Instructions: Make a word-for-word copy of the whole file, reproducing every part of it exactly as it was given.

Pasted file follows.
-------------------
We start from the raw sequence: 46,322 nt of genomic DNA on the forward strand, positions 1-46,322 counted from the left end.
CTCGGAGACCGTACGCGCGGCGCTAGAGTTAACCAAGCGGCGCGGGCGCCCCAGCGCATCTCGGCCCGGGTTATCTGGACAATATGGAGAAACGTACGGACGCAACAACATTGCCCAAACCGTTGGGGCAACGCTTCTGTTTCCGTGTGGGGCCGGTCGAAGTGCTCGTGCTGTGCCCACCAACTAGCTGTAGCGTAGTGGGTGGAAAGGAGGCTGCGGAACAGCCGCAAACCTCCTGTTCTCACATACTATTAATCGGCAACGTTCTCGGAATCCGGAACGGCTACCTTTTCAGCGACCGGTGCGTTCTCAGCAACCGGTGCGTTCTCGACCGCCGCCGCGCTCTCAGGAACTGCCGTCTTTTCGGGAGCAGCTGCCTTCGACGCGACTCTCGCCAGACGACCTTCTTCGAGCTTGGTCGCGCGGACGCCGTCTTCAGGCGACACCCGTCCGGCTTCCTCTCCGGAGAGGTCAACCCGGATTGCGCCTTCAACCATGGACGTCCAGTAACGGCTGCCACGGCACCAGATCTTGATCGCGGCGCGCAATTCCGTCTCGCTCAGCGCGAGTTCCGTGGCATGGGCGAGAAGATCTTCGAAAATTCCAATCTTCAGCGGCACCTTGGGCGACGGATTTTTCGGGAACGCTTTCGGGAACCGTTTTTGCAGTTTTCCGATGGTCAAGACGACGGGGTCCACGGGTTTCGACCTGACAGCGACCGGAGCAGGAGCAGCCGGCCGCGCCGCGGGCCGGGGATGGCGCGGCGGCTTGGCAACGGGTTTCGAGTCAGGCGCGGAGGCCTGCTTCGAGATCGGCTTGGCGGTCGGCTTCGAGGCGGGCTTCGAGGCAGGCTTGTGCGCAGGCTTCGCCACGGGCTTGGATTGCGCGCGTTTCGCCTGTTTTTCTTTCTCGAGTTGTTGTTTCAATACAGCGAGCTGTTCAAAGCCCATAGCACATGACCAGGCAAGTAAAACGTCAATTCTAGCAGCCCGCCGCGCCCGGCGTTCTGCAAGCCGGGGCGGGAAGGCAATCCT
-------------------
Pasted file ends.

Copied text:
We start from the raw sequence: 46,322 nt of genomic DNA on the forward strand, positions 1-46,322 counted from the left end.
CTCGGAGACCGTACGCGCGGCGCTAGAGTTAACCAAGCGGCGCGGGCGCCCCAGCGCATCTCGGCCCGGGTTATCTGGACAATATGGAGAAACGTACGGACGCAACAACATTGCCCAAACCGTTGGGGCAACGCTTCTGTTTCCGTGTGGGGCCGGTCGAAGTGCTCGTGCTGTGCCCACCAACTAGCTGTAGCGTAGTGGGTGGAAAGGAGGCTGCGGAACAGCCGCAAACCTCCTGTTCTCACATACTATTAATCGGCAACGTTCTCGGAATCCGGAACGGCTACCTTTTCAGCGACCGGTGCGTTCTCAGCAACCGGTGCGTTCTCGACCGCCGCCGCGCTCTCAGGAACTGCCGTCTTTTCGGGAGCAGCTGCCTTCGACGCGACTCTCGCCAGACGACCTTCTTCGAGCTTGGTCGCGCGGACGCCGTCTTCAGGCGACACCCGTCCGGCTTCCTCTCCGGAGAGGTCAACCCGGATTGCGCCTTCAACCATGGACGTCCAGTAACGGCTGCCACGGCACCAGATCTTGATCGCGGCGCGCAATTCCGTCTCGCTCAGCGCGAGTTCCGTGGCATGGGCGAGAAGATCTTCGAAAATTCCAATCTTCAGCGGCACCTTGGGCGACGGATTTTTCGGGAACGCTTTCGGGAACCGTTTTTGCAGTTTTCCGATGGTCAAGACGACGGGGTCCACGGGTTTCGACCTGACAGCGACCGGAGCAGGAGCAGCCGGCCGCGCCGCGGGCCGGGGATGGCGCGGCGGCTTGGCAACGGGTTTCGAGTCAGGCGCGGAGGCCTGCTTCGAGATCGGCTTGGCGGTCGGCTTCGAGGCGGGCTTCGAGGCAGGCTTGTGCGCAGGCTTCGCCACGGGCTTGGATTGCGCGCGTTTCGCCTGTTTTTCTTTCTCGAGTTGTTGTTTCAATACAGCGAGCTGTTCAAAGCCCATAGCACATGACCAGGCAAGTAAAACGTCAATTCTAGCAGCCCGCCGCGCCCGGCGTTCTGCAAGCCGGGGCGGGAAGGCAATCCT